Specific treatment for hemolytic anemia will be determined by your physician based on by several factors including your age, overall health, medical history, causes of hemolytic anemia.
Blood transfusion: Symptomatic treatment can be given by blood transfusion, if there is marked anemia. A blood transfusion is a common procedure in which blood is given to you through an intravenous (IV) line in one of your blood vessels.
Medicines: In autoimmune hemolytic anemia, steroid therapy is sometimes necessary. Corticosteroid medicines, such as prednisone, are used to limit or prevent your immune system from making antibodies against red blood cells. If you don’t respond to corticosteroids, your doctor may prescribe other medicines to suppress your immune system.
Surgery: Splenectomy may be the first choice of treatment in some types of hemolytic anemia such as hereditary spherocytosis. The spleen is an organ in the abdomen. A healthy spleen helps fight infection and filters out old or damaged blood cells. An enlarged or diseased spleen may remove more red blood cells than normal, causing anemia. Removing the spleen can stop or reduce high rates of red blood cell destruction. In other cases, such as in autoimmune hemolytic anemia, it is recommended when other measures have failed. Splenectomy is usually not recommended in hemolytic disorders such as cold agglutinin hemolytic anemia.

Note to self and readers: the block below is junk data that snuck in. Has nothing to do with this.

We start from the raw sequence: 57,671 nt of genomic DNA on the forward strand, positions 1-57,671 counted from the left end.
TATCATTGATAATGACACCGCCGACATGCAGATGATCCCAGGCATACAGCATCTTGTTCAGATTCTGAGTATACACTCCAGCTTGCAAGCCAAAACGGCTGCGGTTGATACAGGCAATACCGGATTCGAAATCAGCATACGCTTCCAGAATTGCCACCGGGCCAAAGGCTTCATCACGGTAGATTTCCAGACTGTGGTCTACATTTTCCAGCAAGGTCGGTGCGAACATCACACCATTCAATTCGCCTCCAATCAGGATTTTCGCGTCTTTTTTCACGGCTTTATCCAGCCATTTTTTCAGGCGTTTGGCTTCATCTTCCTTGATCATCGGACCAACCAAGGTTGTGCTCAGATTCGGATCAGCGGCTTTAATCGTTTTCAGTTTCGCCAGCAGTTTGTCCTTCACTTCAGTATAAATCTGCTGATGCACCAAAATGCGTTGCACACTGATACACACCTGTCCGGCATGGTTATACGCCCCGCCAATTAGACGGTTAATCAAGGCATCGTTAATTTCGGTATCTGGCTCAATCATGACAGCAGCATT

Bone Marrow Transplants: Blood and marrow stem cell transplants may be used to treat some types of hemolytic anemia, such as thalassemias.
Change in diet: Eat a varied diet rich in vitamin and mineral supplements. If you have autoimmune hemolytic anemia with cold-reactive antibodies, try to avoid cold temperatures. This can help prevent the breakdown of red blood cells. It’s very important to protect your fingers, toes, and ears from the cold. Patients with G6PD deficiency should avoid eating fava beans, and certain medicines (such acetanilid, furazolidone, isobutyl nitrite, nalidixic acid, naphthalene, niridazole).